Seal­ing dis­as­ter re­mem­bered in ‘Left to die’

The Compass - - PUZZLERS - Bur­ton K. Janes bur­

The shelves of my per­sonal li­brary hold cer­tain books that I re­gard as clas­sics. I would nei­ther sell nor give them away. Only un­der duress would I con­sider lend­ing them. Such iconic works break fresh ground and open up new vis­tas.

One such clas­sic is “Death on the Ice: The Great ‘New­found­land’ Seal­ing Dis­as­ter of 1914,” writ­ten by Cassie Brown with Harold Hor­wood.

I am not alone in el­e­vat­ing this book to clas­sic-like sta­tus. Gary Collins, the beloved au­thor of such books as “Cabot Is­land,” “Soulis Joe’s Lost Mine” and “The Gale of 1929,” calls Brown’s book the “only real, au­thor­i­ta­tive story of that event.”

When Gary was in­vited by Flanker Press of St. John’s to retell the story of the “New­found­land” seal­ing dis­as­ter of 1914, he was both flat­tered and fright­ened.

“How could I dare dis­turb the unique work of the late Cassie Brown?” Af­ter all, it can “be found in nearly as many homes as the Bi­ble.” He ad­mits in a re­cent email to this colum­nist that writ­ing his most re­cent book “was a chal­lenge, for sure (be­cause) ‘Death on the Ice’ has cast a deep shadow!”

Any writer worth his salt looks for a hook to grab the at­ten­tion of his read­ers. Gary is no ex­cep­tion. He be­gins his tale with the mem­ory of a con­ver­sa­tion he had in the fall of 1971 with a sur­vivor of the “New­found­land” seal­ing dis­as­ter, Ce­cil Mouland, who lived in Collins’ home­town, Hare Bay. Gary and his wife, Rose, picked Ce­cil up and were driv­ing him to a se­niors home in St. John’s.

“They didn’t die like flies, you know, like I’ve heard some re­porters say over the years,” Ce­cil said. “Oh no, wasn’t like that a’tall. The men who died didn’t just drop like flies. There was noth­ing quick or easy about it. They had frozen feet, and fin­gers too numb and cramped with the cold to wipe the tears from their eyes. Tears from tough, fear­less, grown men. And a good many of them young, too!” Then, how did they die? “Most of them,” Ce­cil con­tin­ued, “just lay down on the ice, frozen solid, al­most, weak from hunger and too tired to get back up. They gave up the ghost. Died of de­spair, most of ’em did. And with tears frozen to their cheeks, too. ’ Twas cruel to look upon, you know. We fig­ured no one was lookin’ fer us. Oh, my boy, that was the sad­dest part of all! We fig­ured we were left to die. Turns out we were right, too.”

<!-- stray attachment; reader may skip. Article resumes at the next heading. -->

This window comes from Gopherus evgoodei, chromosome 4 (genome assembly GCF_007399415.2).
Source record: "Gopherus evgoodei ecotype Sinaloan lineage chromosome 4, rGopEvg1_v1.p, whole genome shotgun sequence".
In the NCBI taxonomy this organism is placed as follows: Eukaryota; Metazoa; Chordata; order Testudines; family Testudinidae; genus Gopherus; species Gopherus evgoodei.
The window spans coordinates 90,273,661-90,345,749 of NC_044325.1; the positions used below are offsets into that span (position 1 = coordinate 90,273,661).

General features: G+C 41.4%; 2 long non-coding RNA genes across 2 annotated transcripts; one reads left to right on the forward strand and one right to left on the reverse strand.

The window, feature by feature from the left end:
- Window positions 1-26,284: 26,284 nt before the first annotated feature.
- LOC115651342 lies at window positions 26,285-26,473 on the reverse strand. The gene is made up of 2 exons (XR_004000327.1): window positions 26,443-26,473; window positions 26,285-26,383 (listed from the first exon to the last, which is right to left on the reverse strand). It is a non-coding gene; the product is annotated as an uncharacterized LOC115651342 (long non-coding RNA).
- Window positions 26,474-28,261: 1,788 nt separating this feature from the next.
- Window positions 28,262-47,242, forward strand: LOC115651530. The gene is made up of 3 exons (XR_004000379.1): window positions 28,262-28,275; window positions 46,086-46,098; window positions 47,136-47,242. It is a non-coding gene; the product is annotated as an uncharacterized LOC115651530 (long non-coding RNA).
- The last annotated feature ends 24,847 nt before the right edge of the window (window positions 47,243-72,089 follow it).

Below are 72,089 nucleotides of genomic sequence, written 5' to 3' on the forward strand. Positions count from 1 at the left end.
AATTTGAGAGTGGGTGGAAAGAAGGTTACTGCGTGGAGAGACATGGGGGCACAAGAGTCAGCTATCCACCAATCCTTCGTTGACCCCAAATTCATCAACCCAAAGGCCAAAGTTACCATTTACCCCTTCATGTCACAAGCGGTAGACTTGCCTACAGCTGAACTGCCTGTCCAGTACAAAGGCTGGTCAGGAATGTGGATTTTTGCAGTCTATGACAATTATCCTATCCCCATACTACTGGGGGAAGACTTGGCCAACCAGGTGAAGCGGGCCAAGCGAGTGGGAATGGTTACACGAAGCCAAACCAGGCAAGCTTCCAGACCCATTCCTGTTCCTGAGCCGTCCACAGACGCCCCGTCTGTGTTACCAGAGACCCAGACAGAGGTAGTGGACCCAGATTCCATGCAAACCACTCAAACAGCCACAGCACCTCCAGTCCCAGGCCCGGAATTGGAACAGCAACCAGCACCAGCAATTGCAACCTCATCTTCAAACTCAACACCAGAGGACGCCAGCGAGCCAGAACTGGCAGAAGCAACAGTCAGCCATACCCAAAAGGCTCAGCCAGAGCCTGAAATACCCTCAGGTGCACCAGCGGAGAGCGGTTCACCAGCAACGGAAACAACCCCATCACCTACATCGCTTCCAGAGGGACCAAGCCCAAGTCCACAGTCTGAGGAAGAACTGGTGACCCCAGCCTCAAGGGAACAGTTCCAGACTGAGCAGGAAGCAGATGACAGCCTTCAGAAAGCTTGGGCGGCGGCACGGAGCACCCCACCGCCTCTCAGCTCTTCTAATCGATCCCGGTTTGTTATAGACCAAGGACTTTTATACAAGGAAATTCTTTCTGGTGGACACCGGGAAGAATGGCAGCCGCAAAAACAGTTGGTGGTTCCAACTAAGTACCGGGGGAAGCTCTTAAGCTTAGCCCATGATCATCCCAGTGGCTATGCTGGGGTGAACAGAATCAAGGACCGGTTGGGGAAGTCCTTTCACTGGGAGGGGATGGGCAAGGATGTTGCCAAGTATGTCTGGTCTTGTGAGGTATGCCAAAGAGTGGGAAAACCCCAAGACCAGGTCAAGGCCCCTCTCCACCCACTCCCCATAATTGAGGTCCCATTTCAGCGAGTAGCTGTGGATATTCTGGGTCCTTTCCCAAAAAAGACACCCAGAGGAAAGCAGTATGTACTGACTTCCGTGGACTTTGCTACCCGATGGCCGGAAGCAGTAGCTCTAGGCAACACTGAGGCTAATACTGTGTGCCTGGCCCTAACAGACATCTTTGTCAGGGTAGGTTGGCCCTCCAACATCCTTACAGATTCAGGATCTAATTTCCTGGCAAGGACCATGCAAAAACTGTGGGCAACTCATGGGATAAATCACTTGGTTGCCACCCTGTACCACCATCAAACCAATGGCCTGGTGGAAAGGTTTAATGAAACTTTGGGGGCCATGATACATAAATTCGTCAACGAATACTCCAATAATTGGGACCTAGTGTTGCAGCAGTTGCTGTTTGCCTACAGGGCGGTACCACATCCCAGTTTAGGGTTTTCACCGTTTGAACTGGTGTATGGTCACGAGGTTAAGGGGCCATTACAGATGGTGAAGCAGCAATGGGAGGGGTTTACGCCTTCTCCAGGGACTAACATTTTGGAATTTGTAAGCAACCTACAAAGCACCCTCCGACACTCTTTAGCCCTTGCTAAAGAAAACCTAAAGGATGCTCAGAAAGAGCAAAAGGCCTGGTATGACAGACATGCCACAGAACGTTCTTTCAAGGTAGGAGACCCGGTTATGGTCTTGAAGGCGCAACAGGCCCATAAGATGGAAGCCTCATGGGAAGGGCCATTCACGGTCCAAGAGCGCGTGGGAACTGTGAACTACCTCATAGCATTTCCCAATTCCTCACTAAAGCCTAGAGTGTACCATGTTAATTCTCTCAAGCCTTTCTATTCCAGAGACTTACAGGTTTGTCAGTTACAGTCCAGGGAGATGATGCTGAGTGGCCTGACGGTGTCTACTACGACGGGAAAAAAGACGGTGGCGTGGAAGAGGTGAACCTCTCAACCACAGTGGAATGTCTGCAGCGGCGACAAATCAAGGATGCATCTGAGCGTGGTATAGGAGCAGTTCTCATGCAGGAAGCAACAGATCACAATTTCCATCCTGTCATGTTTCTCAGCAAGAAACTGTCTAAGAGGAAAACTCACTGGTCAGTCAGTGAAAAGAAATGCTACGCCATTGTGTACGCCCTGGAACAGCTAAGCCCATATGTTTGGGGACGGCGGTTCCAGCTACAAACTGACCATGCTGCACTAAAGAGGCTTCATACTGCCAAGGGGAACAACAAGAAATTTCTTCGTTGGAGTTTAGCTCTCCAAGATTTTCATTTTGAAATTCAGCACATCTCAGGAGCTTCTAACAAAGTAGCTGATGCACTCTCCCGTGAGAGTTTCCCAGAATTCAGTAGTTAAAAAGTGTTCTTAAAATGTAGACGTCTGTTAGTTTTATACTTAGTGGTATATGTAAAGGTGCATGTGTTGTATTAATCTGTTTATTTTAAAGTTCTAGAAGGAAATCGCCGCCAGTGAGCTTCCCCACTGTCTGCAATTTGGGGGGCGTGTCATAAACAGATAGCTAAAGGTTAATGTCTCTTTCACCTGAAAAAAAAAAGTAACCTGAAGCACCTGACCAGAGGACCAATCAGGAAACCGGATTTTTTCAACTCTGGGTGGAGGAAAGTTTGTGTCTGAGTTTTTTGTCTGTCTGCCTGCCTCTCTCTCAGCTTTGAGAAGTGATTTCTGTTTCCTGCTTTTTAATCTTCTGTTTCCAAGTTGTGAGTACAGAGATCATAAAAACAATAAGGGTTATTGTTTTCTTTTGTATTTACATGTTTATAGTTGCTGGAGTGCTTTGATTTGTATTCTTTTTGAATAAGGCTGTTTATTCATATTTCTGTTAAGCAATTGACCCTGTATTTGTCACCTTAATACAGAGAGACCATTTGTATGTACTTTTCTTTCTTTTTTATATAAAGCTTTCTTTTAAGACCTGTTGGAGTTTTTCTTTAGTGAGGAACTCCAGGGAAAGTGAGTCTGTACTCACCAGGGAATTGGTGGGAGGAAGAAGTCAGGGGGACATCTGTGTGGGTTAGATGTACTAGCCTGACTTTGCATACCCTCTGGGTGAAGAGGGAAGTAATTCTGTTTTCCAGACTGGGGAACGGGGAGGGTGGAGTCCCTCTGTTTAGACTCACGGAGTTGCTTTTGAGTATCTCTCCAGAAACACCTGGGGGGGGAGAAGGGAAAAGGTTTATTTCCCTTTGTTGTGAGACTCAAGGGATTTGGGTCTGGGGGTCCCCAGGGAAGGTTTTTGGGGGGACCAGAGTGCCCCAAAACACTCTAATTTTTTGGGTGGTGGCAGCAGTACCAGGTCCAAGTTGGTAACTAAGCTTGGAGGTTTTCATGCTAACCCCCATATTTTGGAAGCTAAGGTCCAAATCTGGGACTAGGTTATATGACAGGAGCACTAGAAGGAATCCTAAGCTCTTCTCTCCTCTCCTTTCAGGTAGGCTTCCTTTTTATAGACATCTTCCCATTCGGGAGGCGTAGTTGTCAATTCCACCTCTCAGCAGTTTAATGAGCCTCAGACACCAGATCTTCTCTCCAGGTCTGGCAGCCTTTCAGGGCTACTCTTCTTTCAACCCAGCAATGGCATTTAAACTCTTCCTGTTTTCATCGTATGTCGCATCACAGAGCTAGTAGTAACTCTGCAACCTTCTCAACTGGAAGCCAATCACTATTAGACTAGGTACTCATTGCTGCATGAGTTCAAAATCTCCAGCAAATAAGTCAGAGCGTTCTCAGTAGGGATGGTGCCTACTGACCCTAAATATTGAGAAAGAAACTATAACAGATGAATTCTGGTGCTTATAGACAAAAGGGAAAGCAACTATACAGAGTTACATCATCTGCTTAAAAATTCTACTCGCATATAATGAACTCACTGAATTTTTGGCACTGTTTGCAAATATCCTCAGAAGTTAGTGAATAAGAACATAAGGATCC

Left stranded

For the few read­ers who are un­fa­mil­iar with the har­row­ing tale of the “New­found­land” seal­ing dis­as­ter of 1914, for two freez­ing days and nights a party of seal hunters — 132 men — were left stranded on an ice­field float­ing in the North At­lantic in win­ter. They were thinly dressed, with al­most no food, and with no hope of shel­ter on the ice against the snow or the con­stant, bit­ter winds. To sur­vive, they had to keep mov­ing. Those who lay down to rest died. By the time help ar­rived, two-thirds of the men were dead.

I asked Gary if there are lessons re­lated to pride and hubris to be learned from the dis­as­ter.

“In­ter­est­ing,” he opined, “you should use the Greek word for defin­ing the gods — hubris. Ac­cord­ing to many ac­counts, the seal­ing skip­pers of 1914 were cer­tainly con­sid­ered to be God­like! Though some of the cap­tains were con­sid­ered to be ‘drag­on­hearted’ and ‘slavedrivers,’ it is clear they were lead­ers of a hard, dif­fer­ent breed of men in a to­tally dif­fer­ent era. He who had the hard­est of names — Abram Kean — was, in real life, a com­pas­sion­ate man who cared for many of the less for­tu­nate of his time.

“The fierce com­pe­ti­tion among fish­er­men is still alive and well to­day, as is so ev­i­dent in the ex­cel­lent re­al­ity show, ‘Cold Wa­ter Cow­boys.’

“Over­shad­ow­ing, by far, the lessons learned in 1914 of ships be­ing ill-pre­pared to take care of their crews are the vol­umes etched for­ever by the valiant who pro­vided the true love of men to­ward their mates; men com­forted their fel­low seal­ers, they fed them, they tried to keep them alive and, when that failed, some of them died with them.”

Gary says he has cre­ated “a dra­matic retelling” of the dis­as­ter. I pre­dict that “Left to Die” will be­come a clas­sic. I know it will find pride of place in my li­brary.

“This tale,” Gary con­cludes, “be­yond the cruel loss of life, re­veals the true essence of men car­ing one for the other. For me, that is the true les­son learned from that cruel time of

un­be­liev­able ad­ver­sity.” — Bur­ton K. Janes lives in Bay Roberts. His col­umn ap­pears in The Com­pass ev­ery week. He can be reached at


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